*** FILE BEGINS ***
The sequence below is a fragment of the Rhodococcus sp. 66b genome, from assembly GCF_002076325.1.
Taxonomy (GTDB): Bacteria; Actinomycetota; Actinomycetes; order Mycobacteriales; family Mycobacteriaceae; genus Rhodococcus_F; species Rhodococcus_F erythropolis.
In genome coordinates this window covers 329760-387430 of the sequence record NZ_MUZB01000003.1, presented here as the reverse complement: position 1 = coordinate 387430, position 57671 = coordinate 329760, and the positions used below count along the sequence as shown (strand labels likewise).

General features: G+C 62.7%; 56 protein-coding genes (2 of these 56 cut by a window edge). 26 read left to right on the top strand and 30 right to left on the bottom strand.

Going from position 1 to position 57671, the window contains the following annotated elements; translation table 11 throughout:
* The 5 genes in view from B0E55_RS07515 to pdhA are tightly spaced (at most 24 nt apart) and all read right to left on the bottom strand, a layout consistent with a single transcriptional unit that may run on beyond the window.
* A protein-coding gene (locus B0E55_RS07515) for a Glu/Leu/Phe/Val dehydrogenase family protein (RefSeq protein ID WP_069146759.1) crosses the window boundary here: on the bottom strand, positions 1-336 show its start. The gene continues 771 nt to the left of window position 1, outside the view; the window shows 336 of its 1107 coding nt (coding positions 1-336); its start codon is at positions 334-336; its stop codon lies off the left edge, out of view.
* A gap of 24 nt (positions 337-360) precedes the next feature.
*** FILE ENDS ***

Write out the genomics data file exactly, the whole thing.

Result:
The sequence below is a fragment of the Rhodococcus sp. 66b genome, from assembly GCF_002076325.1.
Taxonomy (GTDB): Bacteria; Actinomycetota; Actinomycetes; order Mycobacteriales; family Mycobacteriaceae; genus Rhodococcus_F; species Rhodococcus_F erythropolis.
In genome coordinates this window covers 329760-387430 of the sequence record NZ_MUZB01000003.1, presented here as the reverse complement: position 1 = coordinate 387430, position 57671 = coordinate 329760, and the positions used below count along the sequence as shown (strand labels likewise).

General features: G+C 62.7%; 56 protein-coding genes (2 of these 56 cut by a window edge). 26 read left to right on the top strand and 30 right to left on the bottom strand.

Going from position 1 to position 57671, the window contains the following annotated elements; translation table 11 throughout:
* The 5 genes in view from B0E55_RS07515 to pdhA are tightly spaced (at most 24 nt apart) and all read right to left on the bottom strand, a layout consistent with a single transcriptional unit that may run on beyond the window.
* A protein-coding gene (locus B0E55_RS07515) for a Glu/Leu/Phe/Val dehydrogenase family protein (RefSeq protein ID WP_069146759.1) crosses the window boundary here: on the bottom strand, positions 1-336 show its start. The gene continues 771 nt to the left of window position 1, outside the view; the window shows 336 of its 1107 coding nt (coding positions 1-336); its start codon is at positions 334-336; its stop codon lies off the left edge, out of view.
* A gap of 24 nt (positions 337-360) precedes the next feature.